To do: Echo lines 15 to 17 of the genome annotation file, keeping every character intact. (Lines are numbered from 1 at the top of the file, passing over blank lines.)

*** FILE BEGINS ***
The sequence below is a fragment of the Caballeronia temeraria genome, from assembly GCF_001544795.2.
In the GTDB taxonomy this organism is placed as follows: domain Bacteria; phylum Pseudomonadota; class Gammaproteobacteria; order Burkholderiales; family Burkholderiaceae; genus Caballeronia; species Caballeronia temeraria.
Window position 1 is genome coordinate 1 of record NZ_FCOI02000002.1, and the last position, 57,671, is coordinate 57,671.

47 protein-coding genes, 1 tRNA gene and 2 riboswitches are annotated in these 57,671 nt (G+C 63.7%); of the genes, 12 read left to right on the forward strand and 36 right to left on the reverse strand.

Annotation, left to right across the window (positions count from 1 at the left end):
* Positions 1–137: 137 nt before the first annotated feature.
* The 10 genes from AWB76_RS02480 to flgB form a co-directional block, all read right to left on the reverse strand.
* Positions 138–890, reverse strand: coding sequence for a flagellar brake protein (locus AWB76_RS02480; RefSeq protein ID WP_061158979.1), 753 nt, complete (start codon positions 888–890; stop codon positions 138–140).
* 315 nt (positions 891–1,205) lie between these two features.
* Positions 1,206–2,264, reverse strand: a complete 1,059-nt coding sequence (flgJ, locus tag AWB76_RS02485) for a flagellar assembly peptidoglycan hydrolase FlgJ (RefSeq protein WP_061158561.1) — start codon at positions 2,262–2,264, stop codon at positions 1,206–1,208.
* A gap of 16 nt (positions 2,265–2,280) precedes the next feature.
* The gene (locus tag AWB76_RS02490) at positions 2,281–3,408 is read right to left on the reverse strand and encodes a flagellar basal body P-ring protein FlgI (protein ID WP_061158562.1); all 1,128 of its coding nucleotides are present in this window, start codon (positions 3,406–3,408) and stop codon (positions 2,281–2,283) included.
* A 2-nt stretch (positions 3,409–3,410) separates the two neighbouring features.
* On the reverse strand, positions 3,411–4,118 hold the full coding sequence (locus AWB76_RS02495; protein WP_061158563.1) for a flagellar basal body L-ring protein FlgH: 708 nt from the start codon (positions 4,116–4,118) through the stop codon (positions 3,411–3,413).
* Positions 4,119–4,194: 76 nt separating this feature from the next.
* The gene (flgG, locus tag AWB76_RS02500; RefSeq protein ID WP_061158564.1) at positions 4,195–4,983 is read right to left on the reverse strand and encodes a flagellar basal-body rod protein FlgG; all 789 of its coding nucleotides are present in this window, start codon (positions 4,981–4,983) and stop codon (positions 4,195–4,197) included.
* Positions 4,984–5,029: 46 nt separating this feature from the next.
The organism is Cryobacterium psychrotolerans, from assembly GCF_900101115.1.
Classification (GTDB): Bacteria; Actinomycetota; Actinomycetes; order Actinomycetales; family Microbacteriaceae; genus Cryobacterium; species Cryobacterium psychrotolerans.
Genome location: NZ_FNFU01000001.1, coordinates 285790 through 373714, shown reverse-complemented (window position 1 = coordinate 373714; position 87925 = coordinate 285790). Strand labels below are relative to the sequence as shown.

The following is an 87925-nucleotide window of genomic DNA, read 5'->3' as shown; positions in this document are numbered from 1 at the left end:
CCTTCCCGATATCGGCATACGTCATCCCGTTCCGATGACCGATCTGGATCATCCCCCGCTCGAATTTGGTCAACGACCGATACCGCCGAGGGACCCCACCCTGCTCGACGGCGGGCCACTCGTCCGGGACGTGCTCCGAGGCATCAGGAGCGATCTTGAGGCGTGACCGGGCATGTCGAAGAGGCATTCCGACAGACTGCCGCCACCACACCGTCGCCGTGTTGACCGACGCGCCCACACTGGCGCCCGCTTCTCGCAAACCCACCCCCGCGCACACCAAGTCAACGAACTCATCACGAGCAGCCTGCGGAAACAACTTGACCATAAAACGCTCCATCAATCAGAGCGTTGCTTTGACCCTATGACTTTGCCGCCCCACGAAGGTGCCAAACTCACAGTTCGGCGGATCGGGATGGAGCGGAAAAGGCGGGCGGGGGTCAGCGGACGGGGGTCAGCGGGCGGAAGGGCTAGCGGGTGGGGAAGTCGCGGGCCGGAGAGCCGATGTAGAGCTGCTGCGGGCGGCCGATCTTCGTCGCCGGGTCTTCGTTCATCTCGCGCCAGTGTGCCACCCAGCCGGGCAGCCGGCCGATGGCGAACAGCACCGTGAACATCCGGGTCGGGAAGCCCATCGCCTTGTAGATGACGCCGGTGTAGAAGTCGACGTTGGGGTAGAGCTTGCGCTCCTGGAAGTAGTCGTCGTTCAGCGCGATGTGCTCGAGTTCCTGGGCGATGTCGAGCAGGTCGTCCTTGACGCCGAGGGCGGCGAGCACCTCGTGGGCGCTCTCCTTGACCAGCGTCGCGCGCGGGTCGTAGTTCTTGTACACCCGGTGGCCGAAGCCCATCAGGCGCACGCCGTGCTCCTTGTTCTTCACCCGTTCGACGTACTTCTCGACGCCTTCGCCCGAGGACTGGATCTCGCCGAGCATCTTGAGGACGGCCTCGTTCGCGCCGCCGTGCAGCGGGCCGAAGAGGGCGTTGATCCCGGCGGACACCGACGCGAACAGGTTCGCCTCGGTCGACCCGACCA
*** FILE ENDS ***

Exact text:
* Positions 4,119–4,194: 76 nt separating this feature from the next.
* The gene (flgG, locus tag AWB76_RS02500; RefSeq protein ID WP_061158564.1) at positions 4,195–4,983 is read right to left on the reverse strand and encodes a flagellar basal-body rod protein FlgG; all 789 of its coding nucleotides are present in this window, start codon (positions 4,981–4,983) and stop codon (positions 4,195–4,197) included.
* Positions 4,984–5,029: 46 nt separating this feature from the next.